That is all there is to this sort of sensor. So now I have 1 to 5 volts proportional to your pressure. The voltage span is 5 volts minus 1 volt = 4 volts span. 4 volts / 400 bar = .010 volt/bar or 10 mV per bar. The math would be done in your code for any simple inexpensive ADC just as an example an Arduino UNO or similar. Using an Arduino Uno Rev3 board as an example you can add a simple display like this one and you are done. That gives you a 10 bit ADC. If you want greater than 10 bit ADC you can add an ADS1115 to the scheme. This is merely a simple example there are plenty of very inexpensive micro-controllers out there to do what you want to do. The involved code is also very simple and about anyone here can give you code samples and examples.

This or just go buy a cheap off the boat process controller. This is all a matter of budget and the uncertainty you can live with in your measurement plane. I have used Omega Engineering, Red Lion (mentioned) and a host of others. Most are designed around a 4 to 20 mA input or voltage input and you scale them to read the engineering units of your choosing. You define the uncertainty (accuracy) and resolution.

Ron
 
Last edited:

MisterBill2

Joined Jan 23, 2018
17,814
Really, another option could be an op-amp circuit to adjust the offset so the outputwas zero to four volts, and then use a cheap digital voltmeter, 3 1/2 digits to display zero to 400 bar.
 

Thread Starter

StrongPenguin

Joined Jun 9, 2018
307
Hola @StrongPenguin

Maybe, exploring the dedicated ICs by Burr Brown could spark some ideas. They exist since a long time.
Hola sailor :)
I've just looked for TI/Burr Brown ADC's, but it's pretty slim pickings with the DIP version. Other than that, I can't find anything from our dealer.

The voltage developed across the series resistor will not go to zero, so usually an op-amp stage with some offset is required. And then you can utilize the whole A/D span, which is useful because the pressure display will be 0 to either 400 BAR or 5800 PSI. Scaling 0 to 400 will be easier but the resolution of bars may not be satisfactory, although you might go to tenths of bars.But you will wind up with a fair amount of electronics to package. I was very happy withbthe Red Lion display device I bought but that was several years ago. in 1999, I think. What you get is a package that allows you to set the displayed value for the 4 mA and for the 20 mA, and then you are done calibrating. And it is a nice package easy to use and only a single voltage supply required.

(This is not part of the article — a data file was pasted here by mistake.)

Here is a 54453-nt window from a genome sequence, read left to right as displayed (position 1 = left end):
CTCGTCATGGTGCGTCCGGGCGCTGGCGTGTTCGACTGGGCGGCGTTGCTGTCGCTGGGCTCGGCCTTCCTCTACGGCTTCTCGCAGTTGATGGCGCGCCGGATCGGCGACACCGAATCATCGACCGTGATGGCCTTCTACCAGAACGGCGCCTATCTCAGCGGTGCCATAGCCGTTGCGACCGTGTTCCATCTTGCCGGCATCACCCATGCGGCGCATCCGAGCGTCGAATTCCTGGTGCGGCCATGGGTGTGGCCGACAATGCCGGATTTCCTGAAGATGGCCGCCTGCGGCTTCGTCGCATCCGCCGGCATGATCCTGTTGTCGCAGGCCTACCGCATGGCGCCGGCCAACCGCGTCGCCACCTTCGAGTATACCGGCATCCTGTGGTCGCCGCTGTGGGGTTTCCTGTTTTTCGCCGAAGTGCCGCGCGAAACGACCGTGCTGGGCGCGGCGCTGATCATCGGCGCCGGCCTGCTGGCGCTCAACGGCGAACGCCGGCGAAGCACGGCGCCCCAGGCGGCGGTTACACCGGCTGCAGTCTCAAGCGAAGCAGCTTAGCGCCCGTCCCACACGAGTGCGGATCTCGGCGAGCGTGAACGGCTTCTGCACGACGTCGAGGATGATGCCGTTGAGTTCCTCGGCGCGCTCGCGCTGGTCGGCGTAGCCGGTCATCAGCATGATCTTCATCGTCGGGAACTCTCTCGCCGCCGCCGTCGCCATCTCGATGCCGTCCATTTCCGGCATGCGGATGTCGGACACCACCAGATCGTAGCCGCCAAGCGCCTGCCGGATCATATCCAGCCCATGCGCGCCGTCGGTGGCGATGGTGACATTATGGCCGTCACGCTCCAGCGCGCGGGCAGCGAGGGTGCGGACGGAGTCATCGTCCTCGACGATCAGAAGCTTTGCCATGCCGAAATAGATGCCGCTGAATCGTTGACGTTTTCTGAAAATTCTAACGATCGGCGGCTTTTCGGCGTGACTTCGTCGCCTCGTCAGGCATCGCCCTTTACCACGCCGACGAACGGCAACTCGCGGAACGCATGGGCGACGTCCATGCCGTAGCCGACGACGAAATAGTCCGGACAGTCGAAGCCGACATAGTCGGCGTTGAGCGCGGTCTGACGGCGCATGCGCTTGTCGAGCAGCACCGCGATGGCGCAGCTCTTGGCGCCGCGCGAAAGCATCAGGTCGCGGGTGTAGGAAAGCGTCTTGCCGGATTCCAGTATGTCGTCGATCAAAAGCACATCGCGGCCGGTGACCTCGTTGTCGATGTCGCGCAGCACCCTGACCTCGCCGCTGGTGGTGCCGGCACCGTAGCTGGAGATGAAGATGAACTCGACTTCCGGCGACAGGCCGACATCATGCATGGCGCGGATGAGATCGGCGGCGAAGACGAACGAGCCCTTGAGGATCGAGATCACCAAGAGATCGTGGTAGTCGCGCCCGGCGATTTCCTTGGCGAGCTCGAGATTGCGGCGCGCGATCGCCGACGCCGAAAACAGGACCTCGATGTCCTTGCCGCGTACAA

The main goal is to learn something. If we can get this thing to say just something that resembles Bars, then I am happy. If at the end of the day we get something that shows 0-400 bars with 2 bar jumps, I will crack open the alcohol free champagne. The most important thing is that we did it, and we learned something :)
I have added the 5V version of the transmitter to the cart. The transmitters are fairly cheap, so I doubt the quality of them. Usually when buying precision high pressure transmitters, they cost an arm and a leg. It's also uncommon to have one laying around onboard, since we never use them. It was just that we had a breakdown recently, where one would have been pretty handy.
A rail to rail opamp to get 0-4V would also be an interesting add-on, although It does not seem necessary, since this could be solved in code..?

@Reloadron Yeah I read a couple of topics, where a resistor was used to "convert" to voltages. This could be viable too.

It looks like I have everything I need to get started. The guys are eager to get started building this display and learn something about electronics. We have all had some minor fiddling with electronics in school, but would like to expand :D
 

MisterBill2

Joined Jan 23, 2018
17,814
Usually, at least in the equipment that we built, the current loop signal (4 - 20 mA) was always converted to a voltage because the sensors all fed an A/D board in a computer. And ALWAYS the analog signal was picked off across the resistor via a shielded pair, over to the computer section. This scheme avoided adding a lot of noise via any shared current paths.
The one instance where a sales guy who thought he was able to simplify and cut costs changed things for his project, it had to be rewired because of the common wire coupling. Sometimes a small bit of knowledge coupled with zero understanding will lead to problems.
One major benefit of using current loops is that they do tend to resist some common sources of noise voltage.